Copyright 2005 The American Institute of Architects. All rights reserved. Home Page


The conclusion of “Zen and the Art of Construction Administration” will appear in next week’s issue of AIArchitect This Week. In it, the authors offer a plan for taking an active yet serene role in construction contract administration. In the meantime, remember, be careful out there . . .

To read the September Risk Management Best Practice article, Drawing the Line, go to the September 5, 2005, issue.

The latest installment of Risk Management Best Practices, “Drawing the Line,” drew readers’ comments pro and con. Here is one of each.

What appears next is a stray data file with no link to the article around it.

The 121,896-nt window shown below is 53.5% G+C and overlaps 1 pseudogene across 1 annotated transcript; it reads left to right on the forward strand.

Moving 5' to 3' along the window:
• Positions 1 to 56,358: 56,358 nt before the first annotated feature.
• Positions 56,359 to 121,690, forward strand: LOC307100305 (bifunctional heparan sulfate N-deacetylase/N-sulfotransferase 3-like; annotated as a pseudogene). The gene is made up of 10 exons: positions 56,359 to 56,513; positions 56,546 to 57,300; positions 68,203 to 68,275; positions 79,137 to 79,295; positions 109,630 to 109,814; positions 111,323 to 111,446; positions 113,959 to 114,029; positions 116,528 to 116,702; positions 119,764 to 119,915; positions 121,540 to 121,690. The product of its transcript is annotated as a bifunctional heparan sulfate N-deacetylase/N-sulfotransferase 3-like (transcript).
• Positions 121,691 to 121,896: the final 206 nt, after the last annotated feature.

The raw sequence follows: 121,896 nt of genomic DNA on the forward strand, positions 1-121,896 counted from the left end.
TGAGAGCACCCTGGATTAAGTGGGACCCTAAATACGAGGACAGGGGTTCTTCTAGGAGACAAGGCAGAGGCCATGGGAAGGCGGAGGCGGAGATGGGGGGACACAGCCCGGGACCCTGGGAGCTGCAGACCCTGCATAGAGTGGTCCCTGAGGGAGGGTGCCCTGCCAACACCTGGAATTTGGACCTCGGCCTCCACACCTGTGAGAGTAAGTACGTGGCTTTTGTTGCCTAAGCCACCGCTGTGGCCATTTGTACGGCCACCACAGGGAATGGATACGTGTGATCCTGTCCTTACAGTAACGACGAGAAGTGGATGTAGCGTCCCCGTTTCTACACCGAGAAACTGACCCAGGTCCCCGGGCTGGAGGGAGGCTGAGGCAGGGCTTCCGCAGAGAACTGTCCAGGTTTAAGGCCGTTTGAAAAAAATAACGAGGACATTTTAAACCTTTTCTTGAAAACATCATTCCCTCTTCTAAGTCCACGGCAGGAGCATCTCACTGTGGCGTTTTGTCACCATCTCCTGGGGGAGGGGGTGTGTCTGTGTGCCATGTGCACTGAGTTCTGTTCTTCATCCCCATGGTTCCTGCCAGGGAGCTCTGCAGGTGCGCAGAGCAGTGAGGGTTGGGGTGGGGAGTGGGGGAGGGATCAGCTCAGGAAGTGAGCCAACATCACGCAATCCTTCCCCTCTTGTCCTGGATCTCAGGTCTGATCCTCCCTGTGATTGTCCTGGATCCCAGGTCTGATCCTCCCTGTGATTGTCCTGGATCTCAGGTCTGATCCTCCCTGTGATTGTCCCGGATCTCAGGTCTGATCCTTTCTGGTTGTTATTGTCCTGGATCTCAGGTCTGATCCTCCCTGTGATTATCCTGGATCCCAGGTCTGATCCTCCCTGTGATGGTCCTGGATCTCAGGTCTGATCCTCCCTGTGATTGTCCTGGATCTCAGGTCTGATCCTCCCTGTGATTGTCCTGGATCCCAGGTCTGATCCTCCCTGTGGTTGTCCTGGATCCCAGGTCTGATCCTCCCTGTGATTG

For more information on Shaolin Kung Fu and Zen, go to the Shaolin Kung Fu, Qigong and Zen home page.

For more information on the 1970s TV series, Kung Fu, go to the show’s episode guide.

If you would like to ask Jim and Grant a risk- or project-management question or request them to address a particular topic, contact the AIA General Counsel’s office.

James B. Atkins, FAIA, is a principal with HKS Architects. He serves on the AIA Documents Committee and the AIA Risk Management Committee. Mr. Atkins is an accomplished construction administrator.

Grant A. Simpson, FAIA, manages project delivery for RTKL Associates. He serves on the AIA's Practice Management Advisory Group.

This article is intended for general information purposes only and does not constitute legal advice. The reader should consult with legal counsel to determine how laws, suggestions and illustrations apply to specific situations.

Refer this article to a friend by email.Email your comments to the editor.Go back to AIArchitect.